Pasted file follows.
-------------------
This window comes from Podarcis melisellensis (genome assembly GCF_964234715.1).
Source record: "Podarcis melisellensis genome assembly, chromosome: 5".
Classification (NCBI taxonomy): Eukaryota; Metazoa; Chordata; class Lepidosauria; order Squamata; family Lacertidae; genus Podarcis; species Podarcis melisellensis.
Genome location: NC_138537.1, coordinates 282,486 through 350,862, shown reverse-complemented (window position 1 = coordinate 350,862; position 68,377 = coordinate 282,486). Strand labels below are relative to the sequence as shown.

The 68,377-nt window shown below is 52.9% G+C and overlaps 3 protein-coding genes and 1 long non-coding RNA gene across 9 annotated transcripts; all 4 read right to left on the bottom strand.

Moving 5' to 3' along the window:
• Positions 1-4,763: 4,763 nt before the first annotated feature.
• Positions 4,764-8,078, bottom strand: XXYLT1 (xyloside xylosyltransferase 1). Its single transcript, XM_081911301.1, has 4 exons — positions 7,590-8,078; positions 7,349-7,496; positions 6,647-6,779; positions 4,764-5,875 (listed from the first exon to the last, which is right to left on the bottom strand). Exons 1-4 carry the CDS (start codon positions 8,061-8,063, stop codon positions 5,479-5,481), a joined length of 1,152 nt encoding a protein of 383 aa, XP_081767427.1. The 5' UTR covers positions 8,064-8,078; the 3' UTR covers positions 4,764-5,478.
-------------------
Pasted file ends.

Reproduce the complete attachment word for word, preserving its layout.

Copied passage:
This window comes from Podarcis melisellensis (genome assembly GCF_964234715.1).
Source record: "Podarcis melisellensis genome assembly, chromosome: 5".
Classification (NCBI taxonomy): Eukaryota; Metazoa; Chordata; class Lepidosauria; order Squamata; family Lacertidae; genus Podarcis; species Podarcis melisellensis.
Genome location: NC_138537.1, coordinates 282,486 through 350,862, shown reverse-complemented (window position 1 = coordinate 350,862; position 68,377 = coordinate 282,486). Strand labels below are relative to the sequence as shown.

The 68,377-nt window shown below is 52.9% G+C and overlaps 3 protein-coding genes and 1 long non-coding RNA gene across 9 annotated transcripts; all 4 read right to left on the bottom strand.

Moving 5' to 3' along the window:
• Positions 1-4,763: 4,763 nt before the first annotated feature.
• Positions 4,764-8,078, bottom strand: XXYLT1 (xyloside xylosyltransferase 1). Its single transcript, XM_081911301.1, has 4 exons — positions 7,590-8,078; positions 7,349-7,496; positions 6,647-6,779; positions 4,764-5,875 (listed from the first exon to the last, which is right to left on the bottom strand). Exons 1-4 carry the CDS (start codon positions 8,061-8,063, stop codon positions 5,479-5,481), a joined length of 1,152 nt encoding a protein of 383 aa, XP_081767427.1. The 5' UTR covers positions 8,064-8,078; the 3' UTR covers positions 4,764-5,478.